Sunday, February 22, 2009

Climate Change Skeptics - Are They Dangerous?

Katrina Vanden Heuvel, Editor of The Nation, in this ABC This Week clip (from March, 2006), quotes the British Commissioner for Pollution, as stating, "Those who deny global climate change [are] 'climate loonies.'" It is an exchange with Washington Post columnist, George Will, a long-time climate change skeptic loony.

Here's the March 2006 exchange:


Will's February 15th, 2009 WaPo column, Dark Green Doomsayers, claims that scientists widely believed the earth's climate was cooling, during the 1970s. He uses that erroneous claim to once again launch into a foray against reason. Complaints to the WaPo ombudsman, and the ombudsman's pathetic reply, have been the subject of many blog posts through the late week and weekend.

Will couldn't keep from trying to pontificate about the economy on TV this morning, prompting Nobel Prize-winning economist, Paul Krugman, to quickly, but p0litely smack Will down:


Back to so-called "climate change skeptics." They sometimes rant about how dangerous those who are concerned about global warming are. Dangerous to the economy, dangerous to personal freedom, dangerous to religious ideas, and so on. Scientists and public policy figures concerned about the dangers of global warming, and industrial practices which exacerbate that change, sometimes do sound more militant about forcing change than is likely to make the general public comfortable. But that doesn't change the fact that in most cases they are right - drastic public policy changes are needed very, very soon.

Locally, in Alaska, the organization that has put the most energy into criticizing the validity of climate change research has been Exxon-Mobil. Interestingly, British Petroleum has come down on the other side of the argument quite often.

The Alaska Legislature contains people with all kinds of views on climate change. Sen. Ted Stevens slowly warmed to the scientific viewpoint. Both Sens. Lisa Murkowski and Mark Begich take the reality of global warming seriously. Here's Don Young, in full denial mode, back in April, 2007:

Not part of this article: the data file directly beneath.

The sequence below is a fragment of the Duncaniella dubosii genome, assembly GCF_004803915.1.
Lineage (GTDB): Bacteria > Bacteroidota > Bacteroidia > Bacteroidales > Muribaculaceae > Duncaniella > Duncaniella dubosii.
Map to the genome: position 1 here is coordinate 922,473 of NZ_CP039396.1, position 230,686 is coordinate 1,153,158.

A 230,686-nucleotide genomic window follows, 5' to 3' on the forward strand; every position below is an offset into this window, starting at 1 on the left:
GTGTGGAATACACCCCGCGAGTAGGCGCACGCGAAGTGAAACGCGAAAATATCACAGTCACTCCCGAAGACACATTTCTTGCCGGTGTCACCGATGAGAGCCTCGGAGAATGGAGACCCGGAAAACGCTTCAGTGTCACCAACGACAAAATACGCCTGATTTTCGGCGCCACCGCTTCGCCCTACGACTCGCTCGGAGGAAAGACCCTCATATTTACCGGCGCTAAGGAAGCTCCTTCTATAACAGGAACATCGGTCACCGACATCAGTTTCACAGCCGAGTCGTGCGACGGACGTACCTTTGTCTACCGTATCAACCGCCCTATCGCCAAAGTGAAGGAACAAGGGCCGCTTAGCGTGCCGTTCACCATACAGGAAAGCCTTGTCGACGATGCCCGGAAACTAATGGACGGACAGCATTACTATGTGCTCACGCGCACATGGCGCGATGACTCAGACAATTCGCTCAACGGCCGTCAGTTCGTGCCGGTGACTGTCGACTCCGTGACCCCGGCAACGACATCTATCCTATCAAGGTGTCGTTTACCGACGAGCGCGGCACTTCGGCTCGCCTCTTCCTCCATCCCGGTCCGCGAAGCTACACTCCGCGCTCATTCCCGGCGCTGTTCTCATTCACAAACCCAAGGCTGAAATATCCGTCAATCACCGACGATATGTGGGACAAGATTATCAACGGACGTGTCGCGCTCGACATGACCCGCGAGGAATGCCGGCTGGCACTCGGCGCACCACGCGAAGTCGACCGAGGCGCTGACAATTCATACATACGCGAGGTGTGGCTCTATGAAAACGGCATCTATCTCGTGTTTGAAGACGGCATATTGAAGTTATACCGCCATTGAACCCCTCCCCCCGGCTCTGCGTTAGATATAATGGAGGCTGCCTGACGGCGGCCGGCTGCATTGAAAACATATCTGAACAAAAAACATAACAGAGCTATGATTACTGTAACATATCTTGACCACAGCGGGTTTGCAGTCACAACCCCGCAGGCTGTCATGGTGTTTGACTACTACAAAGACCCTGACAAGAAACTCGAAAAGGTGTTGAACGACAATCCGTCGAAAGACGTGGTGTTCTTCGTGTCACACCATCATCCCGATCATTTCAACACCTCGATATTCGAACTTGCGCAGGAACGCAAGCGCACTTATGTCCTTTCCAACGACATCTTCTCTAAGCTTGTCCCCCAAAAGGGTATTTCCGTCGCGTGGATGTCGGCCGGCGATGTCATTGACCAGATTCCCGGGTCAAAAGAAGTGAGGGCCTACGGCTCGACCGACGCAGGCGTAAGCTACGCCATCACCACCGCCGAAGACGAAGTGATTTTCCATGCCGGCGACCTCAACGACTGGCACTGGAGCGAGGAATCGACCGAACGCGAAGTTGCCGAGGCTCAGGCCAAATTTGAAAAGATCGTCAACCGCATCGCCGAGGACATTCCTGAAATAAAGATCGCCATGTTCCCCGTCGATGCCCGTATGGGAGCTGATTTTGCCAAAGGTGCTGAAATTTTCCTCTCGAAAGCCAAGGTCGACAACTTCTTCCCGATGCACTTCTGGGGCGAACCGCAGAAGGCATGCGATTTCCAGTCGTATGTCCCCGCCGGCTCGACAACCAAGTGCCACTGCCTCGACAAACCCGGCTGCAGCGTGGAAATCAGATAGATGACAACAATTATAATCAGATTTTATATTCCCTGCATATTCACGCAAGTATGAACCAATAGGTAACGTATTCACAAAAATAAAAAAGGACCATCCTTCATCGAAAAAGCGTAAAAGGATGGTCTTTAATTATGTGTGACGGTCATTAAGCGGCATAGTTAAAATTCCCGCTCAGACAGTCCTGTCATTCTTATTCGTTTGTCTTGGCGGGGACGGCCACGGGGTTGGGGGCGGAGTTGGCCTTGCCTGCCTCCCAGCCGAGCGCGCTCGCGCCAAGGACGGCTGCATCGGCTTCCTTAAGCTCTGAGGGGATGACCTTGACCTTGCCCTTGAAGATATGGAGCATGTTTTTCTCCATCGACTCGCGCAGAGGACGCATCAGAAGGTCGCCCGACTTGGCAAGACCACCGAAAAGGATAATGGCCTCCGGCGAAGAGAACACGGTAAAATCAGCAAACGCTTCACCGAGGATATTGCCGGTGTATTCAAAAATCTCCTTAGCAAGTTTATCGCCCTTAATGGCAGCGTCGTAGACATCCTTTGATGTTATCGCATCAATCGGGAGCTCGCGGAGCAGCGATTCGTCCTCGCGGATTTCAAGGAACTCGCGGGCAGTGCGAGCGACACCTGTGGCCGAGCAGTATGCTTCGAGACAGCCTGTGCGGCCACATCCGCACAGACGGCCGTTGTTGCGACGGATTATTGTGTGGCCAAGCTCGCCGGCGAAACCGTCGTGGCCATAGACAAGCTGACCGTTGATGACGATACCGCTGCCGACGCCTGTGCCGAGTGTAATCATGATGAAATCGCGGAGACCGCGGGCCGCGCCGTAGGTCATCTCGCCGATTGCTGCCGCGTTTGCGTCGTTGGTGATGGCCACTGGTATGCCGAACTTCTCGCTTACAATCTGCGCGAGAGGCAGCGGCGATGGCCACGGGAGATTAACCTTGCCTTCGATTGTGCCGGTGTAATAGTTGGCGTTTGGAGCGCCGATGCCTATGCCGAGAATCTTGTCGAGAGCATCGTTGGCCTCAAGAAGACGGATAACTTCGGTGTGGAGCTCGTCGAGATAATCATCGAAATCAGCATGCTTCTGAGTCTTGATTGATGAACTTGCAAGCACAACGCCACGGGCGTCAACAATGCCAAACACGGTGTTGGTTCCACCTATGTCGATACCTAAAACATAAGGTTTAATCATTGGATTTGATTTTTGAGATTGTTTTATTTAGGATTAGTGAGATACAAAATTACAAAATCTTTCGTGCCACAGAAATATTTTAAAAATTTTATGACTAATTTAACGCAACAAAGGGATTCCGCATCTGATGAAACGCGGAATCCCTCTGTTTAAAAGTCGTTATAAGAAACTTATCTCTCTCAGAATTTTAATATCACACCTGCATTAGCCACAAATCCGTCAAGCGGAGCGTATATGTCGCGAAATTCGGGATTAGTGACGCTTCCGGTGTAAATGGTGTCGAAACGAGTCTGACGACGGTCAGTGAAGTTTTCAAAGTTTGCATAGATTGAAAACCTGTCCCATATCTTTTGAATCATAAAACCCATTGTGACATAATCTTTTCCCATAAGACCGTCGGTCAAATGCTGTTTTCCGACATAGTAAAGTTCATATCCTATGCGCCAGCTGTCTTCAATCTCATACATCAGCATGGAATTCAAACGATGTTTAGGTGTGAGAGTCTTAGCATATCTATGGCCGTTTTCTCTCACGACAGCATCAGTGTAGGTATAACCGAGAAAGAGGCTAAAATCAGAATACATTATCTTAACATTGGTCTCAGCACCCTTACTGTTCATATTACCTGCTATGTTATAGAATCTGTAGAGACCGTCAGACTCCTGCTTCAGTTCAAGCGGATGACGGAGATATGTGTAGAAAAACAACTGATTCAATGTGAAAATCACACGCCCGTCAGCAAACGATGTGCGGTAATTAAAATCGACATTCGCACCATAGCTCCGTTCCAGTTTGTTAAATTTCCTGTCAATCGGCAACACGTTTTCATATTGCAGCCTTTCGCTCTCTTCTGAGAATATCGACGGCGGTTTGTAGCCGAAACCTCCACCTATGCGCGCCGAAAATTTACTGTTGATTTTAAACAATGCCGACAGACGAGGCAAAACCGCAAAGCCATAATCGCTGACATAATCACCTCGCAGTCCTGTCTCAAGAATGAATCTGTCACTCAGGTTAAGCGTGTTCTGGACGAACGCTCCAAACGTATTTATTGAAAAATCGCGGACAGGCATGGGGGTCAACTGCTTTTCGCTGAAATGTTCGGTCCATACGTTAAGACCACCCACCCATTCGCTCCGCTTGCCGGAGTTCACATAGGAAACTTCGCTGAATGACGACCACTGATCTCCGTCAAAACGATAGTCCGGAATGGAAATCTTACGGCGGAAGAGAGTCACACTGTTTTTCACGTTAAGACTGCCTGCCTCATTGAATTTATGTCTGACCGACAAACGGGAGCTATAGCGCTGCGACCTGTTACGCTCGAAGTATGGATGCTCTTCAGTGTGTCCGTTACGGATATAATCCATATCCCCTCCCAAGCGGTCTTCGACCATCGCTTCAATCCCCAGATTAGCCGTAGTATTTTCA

Alaska Gov. Sarah Palin has been all over the place on this issue. She appeared to come around to admitting human influence upon conditions creating global warming during the 2008 presidential campaign. In 2007 her administration created a sub-cabinet to deal with climate change issues, but it has done very little.

Of far more impact have been anti-science stances by her administration, most notably those involving Polar bear research information access.

The Alaska media appears to be, by and large, accepting of the vast majority of scientists, and of their concern about the impact of climate change upon Alaska. The exceptions come mostly from marginal outlets, such as right-wing talk personalities. Some of these people are given more of a pulpit from which to launch damaging attacks than are others.

The climate change skeptic who has gotten the most air time, column inches, and now his own web presence, is Anchorage talk show host, Dan Fagan. His new on-line blog, The Alaska Standard, has brought some of the weirder writers from the Mat-Su Valley News on board, to write about their views on the subject.

On and off, since the early 1990s, I've asked myself, "Will it get to the point where people who try to stop action mitigating global warming are actually responsible for increased mortality on a wide, trackable scale?"

By early in this century, I was adding the corollary, "Should environmental catastrophes created during war be considered 'war crimes'?" Saddam Hussein's intentional torching of the Kuwaiti oil fields in 1991 was a great example. The 2006 intentional bombing of the Jiyah Power Station's fuel storage tanks by the Israeli Air Force was another. Our uses of depleted uranium munitions in Kosovo, Serbia, Afghanistan and Iraq are yet another.

As I've attempted to become knowledgeable about the wide habitat of Yukon and Kuskokwim salmon runs, I've asked several scientists if they feel the Yukon River salmon runs are salvable. Some say they are. Others say they are not. In the latter category, one's answer struck me as surprising, even in the context of severe climate change. He said (I'm paraphrasing):

By the time we could bring a positive change to the Yukon - say 20 years - questions like that will be meaningless as we witness the deaths of so many ecosystems worldwide, the deaths of hundreds of millions, perhaps billions of people, because of other aspects of climate change and related economic disaster.

on that cheery note, I'm off to play in a concert at UAA...

1 comment:

baja said...

I met two young native girls from Barrow last year who were attending UAF. They told me of how the melting ice cap is making it nearly impossible for their people to participate in their yearly whale hunts because the whales swim next to the ice shelf which is now so far off shore that it is nearly impossible for them to manage it.

Then I read about where 8 different ice shelves have broken off or receded in Antarctica over the last 50 years and that a consensus of geologists say the pace is accelerating.

The people who most strongly deny the reasons for global warming are those who represent the interests of oil and gas producers whose product exacerbates these conditions. They don't want to see their shares go down in value if the public should decide it's time to develop green energy.

George (I) Will, like a lot of others, is nothing but a shill for the oil industry / Wall Street status quo.